There is a strong involvement in the Research Master Infection & Immunity (van Gelder, van Schaik) and the highest scoring Research Minor: Oncology (Clinical Pharmacology by Mathijssen and Pediatric Oncology by Zwaan). Further contributions to the Molecular Medicine School programs Molecular Biology, SNP-course and the NIHES Summerschool (van Schaik: Pharmacogenetics).

The nationwide COIG-course Clinical Pharmacology is coordinated by van Gelder. Van den Bemt is participating in the new master study for pharmacists in Leiden. Pediatric Pharmacology teaching in the national pediatric residency program is coordinated by Hanff and Allegaert, of the group of Tibboel. Extensive international teaching in Pharmacoepidemiology and Pharmacovigilance is given as part of the Erasmus Summer Program, Erasmus Winter Program, and two joint MSc/PhD programs: the program in Pediatric Medicines Research developed by the Global Research in Pediatrics network for Excellence (Sturkenboom, van den Anker, Verhamme) and the joint EU2P program (Sturkenboom, Verhamme, Stricker).

As part of the Netherlands Institute of Health Sciences, MSc, DSc, and MSc-programs are organized. Pharmacology and drug development is part of several courses of the Molecular Medicine School such as 'Biology of Disease'.

Patient

Care Activities

The ACE "Pharmacology & Therapeutics" has an extensive involvement in patient care, especially with respect to diagnostic services (TDM laboratory Hospital Pharmacy / laboratory Translational Pharmacology Medical Oncology, Pharmacogenetics Expert Center, Pediatric Oncology diagnostic laboratory) and medication safety. Clinical Pharmacology is providing consultative services (the "pharmacophone") and an out-patient clinic "Clinical Pharmacology".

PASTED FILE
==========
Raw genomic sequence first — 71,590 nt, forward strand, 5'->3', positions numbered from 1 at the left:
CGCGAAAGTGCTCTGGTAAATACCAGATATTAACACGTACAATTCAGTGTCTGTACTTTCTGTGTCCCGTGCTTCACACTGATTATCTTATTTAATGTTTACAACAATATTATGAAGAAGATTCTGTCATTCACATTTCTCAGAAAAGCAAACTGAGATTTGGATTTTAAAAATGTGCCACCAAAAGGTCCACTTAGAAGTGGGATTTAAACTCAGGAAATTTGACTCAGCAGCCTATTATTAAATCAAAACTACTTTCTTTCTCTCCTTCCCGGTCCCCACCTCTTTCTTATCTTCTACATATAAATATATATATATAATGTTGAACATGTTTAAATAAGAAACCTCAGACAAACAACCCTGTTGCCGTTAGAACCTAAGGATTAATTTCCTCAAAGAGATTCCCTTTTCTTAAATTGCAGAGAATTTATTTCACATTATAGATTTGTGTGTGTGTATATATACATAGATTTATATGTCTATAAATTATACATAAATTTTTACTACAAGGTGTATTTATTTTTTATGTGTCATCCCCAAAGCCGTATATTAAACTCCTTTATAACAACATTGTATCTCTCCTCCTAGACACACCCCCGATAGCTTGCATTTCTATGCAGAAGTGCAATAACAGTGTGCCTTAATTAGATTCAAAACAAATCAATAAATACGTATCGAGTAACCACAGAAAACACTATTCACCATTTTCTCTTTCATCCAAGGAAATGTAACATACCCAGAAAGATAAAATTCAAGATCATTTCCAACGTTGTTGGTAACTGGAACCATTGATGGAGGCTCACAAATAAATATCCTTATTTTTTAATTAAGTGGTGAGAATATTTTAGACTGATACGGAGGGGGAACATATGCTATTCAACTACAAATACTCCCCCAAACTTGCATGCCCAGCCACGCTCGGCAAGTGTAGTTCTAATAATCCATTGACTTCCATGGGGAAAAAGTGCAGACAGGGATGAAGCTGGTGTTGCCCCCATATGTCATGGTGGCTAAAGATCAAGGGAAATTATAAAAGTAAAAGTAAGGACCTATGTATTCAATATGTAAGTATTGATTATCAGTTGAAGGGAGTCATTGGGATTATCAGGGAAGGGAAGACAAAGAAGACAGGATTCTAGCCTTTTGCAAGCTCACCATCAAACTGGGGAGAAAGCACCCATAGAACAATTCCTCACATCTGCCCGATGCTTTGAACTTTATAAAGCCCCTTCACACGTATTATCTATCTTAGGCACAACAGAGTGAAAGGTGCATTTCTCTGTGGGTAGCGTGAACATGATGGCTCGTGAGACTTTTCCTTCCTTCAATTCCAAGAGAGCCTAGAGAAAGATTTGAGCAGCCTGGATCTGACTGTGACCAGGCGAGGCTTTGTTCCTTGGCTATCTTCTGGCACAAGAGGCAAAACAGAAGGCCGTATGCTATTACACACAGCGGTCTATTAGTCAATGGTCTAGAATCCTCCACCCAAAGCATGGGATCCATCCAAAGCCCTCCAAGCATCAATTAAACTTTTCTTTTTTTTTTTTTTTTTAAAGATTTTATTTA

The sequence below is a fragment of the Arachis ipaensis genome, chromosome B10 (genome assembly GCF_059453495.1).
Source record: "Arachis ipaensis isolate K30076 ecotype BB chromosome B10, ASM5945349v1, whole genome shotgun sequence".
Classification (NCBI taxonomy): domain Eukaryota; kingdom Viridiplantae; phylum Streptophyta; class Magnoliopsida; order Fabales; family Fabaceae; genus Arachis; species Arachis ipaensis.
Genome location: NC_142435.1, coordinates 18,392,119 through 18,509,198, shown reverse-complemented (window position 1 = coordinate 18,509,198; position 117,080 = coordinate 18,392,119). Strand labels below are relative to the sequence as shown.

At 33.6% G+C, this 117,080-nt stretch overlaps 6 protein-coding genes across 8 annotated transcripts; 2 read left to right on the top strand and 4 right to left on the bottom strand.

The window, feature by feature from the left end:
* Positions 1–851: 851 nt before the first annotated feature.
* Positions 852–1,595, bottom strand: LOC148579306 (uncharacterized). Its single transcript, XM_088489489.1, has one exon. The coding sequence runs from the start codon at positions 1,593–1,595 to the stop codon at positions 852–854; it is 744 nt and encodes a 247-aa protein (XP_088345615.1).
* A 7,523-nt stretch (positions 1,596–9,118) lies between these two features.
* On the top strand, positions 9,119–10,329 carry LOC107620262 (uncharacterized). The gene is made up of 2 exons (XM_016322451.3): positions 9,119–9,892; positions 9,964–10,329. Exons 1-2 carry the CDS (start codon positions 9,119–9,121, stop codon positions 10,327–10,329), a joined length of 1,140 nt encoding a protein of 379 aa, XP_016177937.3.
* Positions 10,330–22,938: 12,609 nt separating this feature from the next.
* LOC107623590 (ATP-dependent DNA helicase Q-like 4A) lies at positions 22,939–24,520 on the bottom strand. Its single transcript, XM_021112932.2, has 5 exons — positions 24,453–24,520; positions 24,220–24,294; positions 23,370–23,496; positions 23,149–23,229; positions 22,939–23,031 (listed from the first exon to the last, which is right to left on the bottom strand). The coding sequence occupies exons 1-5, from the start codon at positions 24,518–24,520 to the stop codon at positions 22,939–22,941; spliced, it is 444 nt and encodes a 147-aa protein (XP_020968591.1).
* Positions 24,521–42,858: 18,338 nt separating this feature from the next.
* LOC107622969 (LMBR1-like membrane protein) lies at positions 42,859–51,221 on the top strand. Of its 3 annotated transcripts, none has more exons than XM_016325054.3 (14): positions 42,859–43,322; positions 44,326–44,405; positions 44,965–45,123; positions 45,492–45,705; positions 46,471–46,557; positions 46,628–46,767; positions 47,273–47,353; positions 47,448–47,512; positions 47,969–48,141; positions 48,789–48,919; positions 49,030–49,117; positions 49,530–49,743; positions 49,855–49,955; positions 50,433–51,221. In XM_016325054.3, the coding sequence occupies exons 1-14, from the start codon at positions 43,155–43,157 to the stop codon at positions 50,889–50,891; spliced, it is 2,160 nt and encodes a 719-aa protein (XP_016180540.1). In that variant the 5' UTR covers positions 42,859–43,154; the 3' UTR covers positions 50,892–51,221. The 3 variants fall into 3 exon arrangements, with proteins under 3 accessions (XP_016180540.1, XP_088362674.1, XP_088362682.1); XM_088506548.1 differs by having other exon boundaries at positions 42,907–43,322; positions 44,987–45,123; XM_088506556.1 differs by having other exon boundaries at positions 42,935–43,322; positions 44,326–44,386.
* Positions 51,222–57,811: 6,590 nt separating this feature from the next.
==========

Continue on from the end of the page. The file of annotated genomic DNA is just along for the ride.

Clinical cases are discussed weekly during a clinical pharmacology meeting, and monthly in toxicology meeting, involving all disciplines. The main goal is supporting prescribers in evidence based individualization of safe, affordable, and cost-effective drug treatment, and to provide evidence for pediatric dosing in cases where such evidence is lacking (e.g. off-label or unlicensed use, formulation issues, etc).

Almost 100% of our care is academic. In our activities we assess the traditional outcomes efficacy and safety, (e.g. early clinical trials; phase I/II), and add patient relevant medical outcomes (and thus contribute to Value Based Health Care). Our care is highly innovative with much interest from health insurance, government and industry. The several disciplines in our ACE operate under accredited conditions, such as ISO15189 (Pharmacogenetics Expert-Center Dept. Clinical Chemistry) or CCKL (Pharmacy Laboratory).

Societal Relevance to Research, Education and Patient Care

Individualization of drug treatment is one of the main targets of personalized medicine. This ACE is strongly involved in PK/PD, TDM and pharmacogenetics, and has a long standing tradition in supporting prescribers in selection of drugs or drug doses. The societal relevance of this ACE is therefore high.